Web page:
Behind the scenes, Environment, Photojournalism

Empty Chairs

The differences is clear: a community with a history of fighting for survival and one where apathy, so far, reigns.

A strategy meeting organized by the Villages community and attended by the local MP

A Heathrow Airports Limited organized meeting to engage with the public in Windsor

The two meetings I’ve attended in the last few months have been vastly different in terms of engagement with the local communities. The first – part of the traveling itinerary of the airport’s community relations department – was poorly attended, while the most recent had a real sense of spirit and fight.

Central to the theme of the night at the latter was the need to spread the word to those not present, and strategies which might be deployed to that end. A particularly creative one mentioned was a set of speakers mounted on a van which roamed around the leafier districts of southwest London blasting out the recorded sound of an aircraft landing on a potential, future runway.

I’ve always thought of this project as being connected in a larger context to man-made global warming. To that end, I’ve been on the look out for artists looking at the subject from many different points of view and perspectives. In other words, strategies for engaging with those empty chairs.

A colleague recently introduced me to the work of the artist Chris Jordan who uses statistics as a starting point to create highly detailed images of objects collected and photographed to form enormous canvasses. A number of the pieces retain their enigmatic impact through abstraction, others reveal their message on a macro level. Each image deals with excess, and of particular interest to this author, excesses within culture which go unnoticed but have an exponentially large impact on the wider world.

Much of the science behind global warming suggests fossil fuels need to remain in the ground if we are to avoid catastrophic changes to the climate. A rise from 480,000 to 740,000 flights a year with the proposed expansion does not seem to tally with this heightened awareness of our collective global impact.

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Inspiration, Photography and current affaires, Photojournalism

Airport politics and a shimmer of possibility

Capitalism is always in crisis, which it solves through expansion – Frederic Jameson, Globalization and Totality, talk UC, Davis, March 3 2008.

The North West option - one of three proposals put before the commission. The new runway is shown above the existing two.

The North West option – one of three proposals put before the commission. The new runway is shown above the existing two.

Over the past summer I, somewhat idiosyncratically, tramped and traipsed around Heathrow photographing the areas earmarked for airport expansion. I was taken with the idea that communities have been living under the threat of demolition, and in particular a map I spotted online showing an area marked in red overlaying an otherwise ubiquitous section of an old map.

Cassini Historical Heathrow Maps show the development of London Heathrow airport’s footprint, from Heath Row to LHR.

The fact that that these proposals are constantly in the news does not in itself mean that the project is particularly timely. Locals have been fighting off proposal after proposal for around 60 years, and have become adept at the jousting game between advocates of the plan (business) and its many and varied opponents. This time, though, an independent Commissioner, Sir Howard Davies, is deciding, once and for all, whether Heathrow should expand and if so, where. You can download the full 52 page PDF here.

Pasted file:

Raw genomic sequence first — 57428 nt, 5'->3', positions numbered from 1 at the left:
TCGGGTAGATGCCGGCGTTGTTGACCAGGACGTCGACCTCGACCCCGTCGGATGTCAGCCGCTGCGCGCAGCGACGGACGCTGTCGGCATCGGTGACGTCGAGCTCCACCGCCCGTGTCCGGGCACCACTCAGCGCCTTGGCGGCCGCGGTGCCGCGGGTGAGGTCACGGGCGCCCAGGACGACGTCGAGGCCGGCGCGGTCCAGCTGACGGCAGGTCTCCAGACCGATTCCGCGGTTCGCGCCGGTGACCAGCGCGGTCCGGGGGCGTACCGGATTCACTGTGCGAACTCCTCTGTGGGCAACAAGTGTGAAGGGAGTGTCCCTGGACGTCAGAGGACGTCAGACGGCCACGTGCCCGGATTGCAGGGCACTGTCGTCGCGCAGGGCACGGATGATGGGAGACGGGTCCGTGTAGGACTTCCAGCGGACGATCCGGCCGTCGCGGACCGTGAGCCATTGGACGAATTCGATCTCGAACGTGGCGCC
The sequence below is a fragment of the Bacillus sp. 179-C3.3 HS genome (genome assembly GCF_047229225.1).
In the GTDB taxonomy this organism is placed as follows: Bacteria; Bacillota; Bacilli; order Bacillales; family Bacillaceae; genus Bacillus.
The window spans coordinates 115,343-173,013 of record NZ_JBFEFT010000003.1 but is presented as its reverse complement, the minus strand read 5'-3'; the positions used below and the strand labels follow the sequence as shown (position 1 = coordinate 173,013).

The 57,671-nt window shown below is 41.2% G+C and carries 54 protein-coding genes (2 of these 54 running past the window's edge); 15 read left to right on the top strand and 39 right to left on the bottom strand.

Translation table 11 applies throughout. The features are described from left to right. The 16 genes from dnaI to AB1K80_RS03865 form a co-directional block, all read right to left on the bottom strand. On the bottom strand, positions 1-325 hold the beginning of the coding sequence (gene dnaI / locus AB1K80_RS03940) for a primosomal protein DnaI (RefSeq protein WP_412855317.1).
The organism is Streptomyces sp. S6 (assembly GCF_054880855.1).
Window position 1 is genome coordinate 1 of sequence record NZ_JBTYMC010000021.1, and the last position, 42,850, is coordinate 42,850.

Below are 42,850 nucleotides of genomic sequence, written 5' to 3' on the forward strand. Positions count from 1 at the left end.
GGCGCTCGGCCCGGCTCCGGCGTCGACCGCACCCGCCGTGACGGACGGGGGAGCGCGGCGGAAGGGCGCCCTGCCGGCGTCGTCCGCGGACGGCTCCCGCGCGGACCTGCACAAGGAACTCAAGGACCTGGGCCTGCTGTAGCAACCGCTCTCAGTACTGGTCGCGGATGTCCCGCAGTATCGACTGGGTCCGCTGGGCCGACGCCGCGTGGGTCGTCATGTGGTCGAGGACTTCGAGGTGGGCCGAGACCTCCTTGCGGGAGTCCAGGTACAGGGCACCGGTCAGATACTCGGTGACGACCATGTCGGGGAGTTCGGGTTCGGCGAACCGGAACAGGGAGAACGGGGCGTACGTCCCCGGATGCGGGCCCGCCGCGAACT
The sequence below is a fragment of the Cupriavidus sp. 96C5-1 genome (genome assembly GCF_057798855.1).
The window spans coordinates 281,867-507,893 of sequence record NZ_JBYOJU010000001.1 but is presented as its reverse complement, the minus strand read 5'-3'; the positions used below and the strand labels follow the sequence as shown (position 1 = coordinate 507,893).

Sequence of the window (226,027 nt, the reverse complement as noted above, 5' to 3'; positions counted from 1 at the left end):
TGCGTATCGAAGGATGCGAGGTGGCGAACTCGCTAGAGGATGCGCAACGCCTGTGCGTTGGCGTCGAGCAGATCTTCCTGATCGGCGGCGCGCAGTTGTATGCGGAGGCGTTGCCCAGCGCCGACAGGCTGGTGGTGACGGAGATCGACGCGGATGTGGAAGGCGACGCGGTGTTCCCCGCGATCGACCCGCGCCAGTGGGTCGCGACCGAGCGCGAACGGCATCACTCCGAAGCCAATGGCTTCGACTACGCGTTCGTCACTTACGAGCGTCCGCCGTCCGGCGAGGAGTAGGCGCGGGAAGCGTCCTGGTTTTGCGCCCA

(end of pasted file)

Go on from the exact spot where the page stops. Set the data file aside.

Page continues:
The reason I chose the subject was – as Tom Hunter suggested in the British Journal of Photography (Nov,2010) – to ‘think global while acting local’. It seems to me that, along this frequently ugly, bruised and blemished tract of land lies a hidden narrative affecting far flung corners of the globe. Heathrow Airport Limited, the owners of Heathrow airport are keen to emphasize the benefits of two miles of extra concrete – unlike for example 70 miles of new High Speed rail – allowing a truely global solution to the countries economic needs. Equally powerful though is the idea that expansion and unrestrained growth are socially and ethically contemptible economic models.

Below are a couple of pictures from the project which featured in a self published newspaper.

©djnorwood2013

© djnorwood 2013

I recently found the quote at the head of this post in a monograph of the work of Paul Graham, whose work I consistently find insightful and inspiring. The pictures above weren’t originally paired together, but revisiting the work I thought there were similarities of intent. More than any other photographer, it seems, he has used his work to address political and social issues while leaving space for more nuanced narratives to blend and merge with larger themes. There is something quite reassuring and life affirming about being shown such intimate moments playing out in the public domain – fleeting moments which the camera immortalizes, that deliver their message quietly, without the need for drama.

© Paul Graham

© Paul Graham

The Heathrow Villages may not be the disenfranchised margins of modern America, as depicted in Graham’s images, but they are nevertheless maligned hinterlands, which are slowly being swallowed by the vortex created by the airport nearby.

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